Riihimäki Glass was a Finnish glass factory. The factory, established in 1810 for the production of domestic glassware, began production of window glass in 1919. It purchased various small factories, including the factory in which the Finnish Glass Museum is located today. After buying the Kaukalahti glassworks in 1927, Riihimaki became the largest glass factory in Finland.

20-centilitre tumblers from Riihimäen Lasi’s ‘Domina’ series.

In 1928, they sponsored a glass design competition won by Henry Ericsson. In the mid-1930s, the factory was refitted and upgraded. In 1933 and 1936, sponsored competitions entered by Alvar Aalto, Gunnel Nyman, Arttu Brummer, and others. During the late 1930s, they had expanded into a medical and technical glass.

In 1941, the Kauklahti and Ryttyla glassworks merged with Riihimaen. After World War II, new designers included Helena Tynell and Nanny Still. In 1976, the factory was fully automated and discontinued blown-glass production.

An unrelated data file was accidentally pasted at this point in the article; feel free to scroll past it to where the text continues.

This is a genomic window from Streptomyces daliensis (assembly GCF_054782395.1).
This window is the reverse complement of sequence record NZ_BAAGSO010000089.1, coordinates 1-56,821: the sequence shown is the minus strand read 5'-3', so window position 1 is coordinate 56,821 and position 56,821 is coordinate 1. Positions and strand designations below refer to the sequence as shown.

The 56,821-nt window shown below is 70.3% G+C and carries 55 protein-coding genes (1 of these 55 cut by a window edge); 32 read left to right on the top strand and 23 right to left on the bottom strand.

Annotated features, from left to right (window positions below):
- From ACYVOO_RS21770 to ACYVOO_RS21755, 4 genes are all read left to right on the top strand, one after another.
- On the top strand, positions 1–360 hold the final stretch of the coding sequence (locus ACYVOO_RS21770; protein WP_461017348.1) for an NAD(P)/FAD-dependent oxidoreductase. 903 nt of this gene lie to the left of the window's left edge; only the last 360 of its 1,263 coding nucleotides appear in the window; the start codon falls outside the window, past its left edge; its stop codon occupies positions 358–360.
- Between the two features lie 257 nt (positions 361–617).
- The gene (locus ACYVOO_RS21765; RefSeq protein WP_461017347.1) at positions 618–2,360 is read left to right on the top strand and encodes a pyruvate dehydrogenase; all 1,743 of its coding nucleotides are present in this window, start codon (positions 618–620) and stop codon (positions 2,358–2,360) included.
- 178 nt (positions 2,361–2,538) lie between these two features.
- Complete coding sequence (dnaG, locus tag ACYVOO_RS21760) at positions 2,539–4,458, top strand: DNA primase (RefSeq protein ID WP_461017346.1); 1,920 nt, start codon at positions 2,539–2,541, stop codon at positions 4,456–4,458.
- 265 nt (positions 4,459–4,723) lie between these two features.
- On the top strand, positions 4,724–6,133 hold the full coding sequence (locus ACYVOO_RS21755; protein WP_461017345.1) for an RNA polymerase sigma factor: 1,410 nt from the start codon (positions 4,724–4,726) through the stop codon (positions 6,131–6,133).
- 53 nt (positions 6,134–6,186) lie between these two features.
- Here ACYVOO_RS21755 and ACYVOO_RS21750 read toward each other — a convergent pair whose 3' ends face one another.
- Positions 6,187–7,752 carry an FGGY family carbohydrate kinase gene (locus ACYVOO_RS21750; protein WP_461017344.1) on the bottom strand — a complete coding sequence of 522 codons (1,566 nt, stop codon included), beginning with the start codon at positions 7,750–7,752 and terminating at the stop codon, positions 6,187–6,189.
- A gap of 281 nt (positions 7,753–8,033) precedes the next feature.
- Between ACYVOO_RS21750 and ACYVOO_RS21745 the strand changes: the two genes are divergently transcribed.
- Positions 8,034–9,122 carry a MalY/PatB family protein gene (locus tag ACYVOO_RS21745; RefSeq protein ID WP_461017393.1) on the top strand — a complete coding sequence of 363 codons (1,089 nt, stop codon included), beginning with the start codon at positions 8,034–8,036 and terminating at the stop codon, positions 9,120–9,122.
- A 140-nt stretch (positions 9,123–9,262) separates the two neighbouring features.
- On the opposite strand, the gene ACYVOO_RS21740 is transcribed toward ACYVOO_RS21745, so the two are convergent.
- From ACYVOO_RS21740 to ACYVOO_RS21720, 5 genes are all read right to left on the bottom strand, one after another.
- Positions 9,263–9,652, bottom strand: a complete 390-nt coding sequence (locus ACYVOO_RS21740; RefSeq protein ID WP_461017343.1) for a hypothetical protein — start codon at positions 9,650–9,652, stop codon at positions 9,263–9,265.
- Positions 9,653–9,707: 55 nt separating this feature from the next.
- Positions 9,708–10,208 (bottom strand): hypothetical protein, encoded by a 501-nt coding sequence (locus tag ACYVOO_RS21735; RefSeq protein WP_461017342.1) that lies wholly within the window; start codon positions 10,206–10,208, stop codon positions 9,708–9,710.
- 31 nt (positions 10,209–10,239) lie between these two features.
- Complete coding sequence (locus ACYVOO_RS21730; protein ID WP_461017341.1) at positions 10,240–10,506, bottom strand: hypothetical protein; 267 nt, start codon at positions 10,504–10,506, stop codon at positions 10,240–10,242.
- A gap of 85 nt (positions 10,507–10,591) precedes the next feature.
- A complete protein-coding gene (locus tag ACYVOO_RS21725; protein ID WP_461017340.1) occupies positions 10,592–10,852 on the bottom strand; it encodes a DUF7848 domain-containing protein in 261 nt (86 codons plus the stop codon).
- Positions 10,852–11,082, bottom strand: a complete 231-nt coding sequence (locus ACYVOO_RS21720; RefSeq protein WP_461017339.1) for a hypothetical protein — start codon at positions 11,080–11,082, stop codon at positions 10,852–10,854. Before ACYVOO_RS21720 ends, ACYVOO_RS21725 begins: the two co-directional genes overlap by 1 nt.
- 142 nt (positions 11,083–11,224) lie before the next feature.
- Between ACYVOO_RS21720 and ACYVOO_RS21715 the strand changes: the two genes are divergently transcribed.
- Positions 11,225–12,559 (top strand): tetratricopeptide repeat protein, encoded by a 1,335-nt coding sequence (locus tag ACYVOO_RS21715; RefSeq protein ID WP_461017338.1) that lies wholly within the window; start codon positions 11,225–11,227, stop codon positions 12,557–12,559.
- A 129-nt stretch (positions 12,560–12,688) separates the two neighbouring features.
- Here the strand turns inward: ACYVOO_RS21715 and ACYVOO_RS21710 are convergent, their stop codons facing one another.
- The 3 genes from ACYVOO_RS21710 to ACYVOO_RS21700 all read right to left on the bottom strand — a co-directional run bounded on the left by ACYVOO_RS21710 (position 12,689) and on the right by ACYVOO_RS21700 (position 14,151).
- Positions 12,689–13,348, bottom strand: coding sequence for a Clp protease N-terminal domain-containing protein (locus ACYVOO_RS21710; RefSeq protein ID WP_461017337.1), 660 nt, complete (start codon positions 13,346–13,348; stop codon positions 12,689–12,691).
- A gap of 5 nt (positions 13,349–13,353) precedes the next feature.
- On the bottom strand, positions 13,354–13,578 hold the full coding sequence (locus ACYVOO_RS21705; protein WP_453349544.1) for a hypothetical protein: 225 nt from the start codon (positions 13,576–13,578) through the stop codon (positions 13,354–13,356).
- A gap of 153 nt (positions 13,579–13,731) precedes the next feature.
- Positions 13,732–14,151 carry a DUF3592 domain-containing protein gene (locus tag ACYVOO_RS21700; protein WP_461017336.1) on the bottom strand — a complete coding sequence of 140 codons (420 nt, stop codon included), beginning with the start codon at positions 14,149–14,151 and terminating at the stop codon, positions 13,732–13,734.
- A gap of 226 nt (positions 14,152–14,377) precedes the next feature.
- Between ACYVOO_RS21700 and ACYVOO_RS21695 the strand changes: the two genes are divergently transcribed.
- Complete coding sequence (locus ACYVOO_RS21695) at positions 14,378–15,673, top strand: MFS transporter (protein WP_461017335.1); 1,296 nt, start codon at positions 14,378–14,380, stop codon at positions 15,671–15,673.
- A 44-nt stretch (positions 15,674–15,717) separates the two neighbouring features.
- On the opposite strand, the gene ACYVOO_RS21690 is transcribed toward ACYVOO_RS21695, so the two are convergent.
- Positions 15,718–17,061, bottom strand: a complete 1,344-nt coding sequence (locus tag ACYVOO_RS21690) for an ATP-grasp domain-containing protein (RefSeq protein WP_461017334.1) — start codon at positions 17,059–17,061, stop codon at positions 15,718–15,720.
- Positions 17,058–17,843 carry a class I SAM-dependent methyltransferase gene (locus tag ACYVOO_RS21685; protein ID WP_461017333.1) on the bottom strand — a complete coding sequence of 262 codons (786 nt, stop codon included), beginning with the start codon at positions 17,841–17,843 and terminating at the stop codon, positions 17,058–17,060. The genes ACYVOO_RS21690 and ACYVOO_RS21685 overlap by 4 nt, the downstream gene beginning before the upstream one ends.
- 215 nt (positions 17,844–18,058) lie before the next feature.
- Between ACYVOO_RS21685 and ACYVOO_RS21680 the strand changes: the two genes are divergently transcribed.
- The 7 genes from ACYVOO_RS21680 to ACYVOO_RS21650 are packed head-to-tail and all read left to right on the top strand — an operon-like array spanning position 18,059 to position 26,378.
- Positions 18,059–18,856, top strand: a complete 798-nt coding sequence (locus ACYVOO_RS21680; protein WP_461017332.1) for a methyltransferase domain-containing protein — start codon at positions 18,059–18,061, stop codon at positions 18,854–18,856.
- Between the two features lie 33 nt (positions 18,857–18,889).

Set of 5 Helena Tynell vases by Riihimaki, Finland 1960s

It manufactured glassware and art glass for everyday use until 1976 and cut glass until 1977. It produced only glass and plastic packaging after that. In 1980, Ahlstrom Corporation bought the business and closed the Riihimäki plant in 1990.

Henry Ericsson, Arttu Brummer, Gunnel Nyman, and after 1945, Tamara Aladin, Greta-Lisa Jäderholm-Snellman, Aimo Okkolin, Sakari Pykälä, Timo Sarpaneva, Erkkitapio Siiroinen, Nanny Still and Helena Tynell were among the celebrated designers affiliated with Riihimäki in its early decades.

A 25 piece ‘Harlekiini’ glasswear for Riihimäki Glass, Finland.

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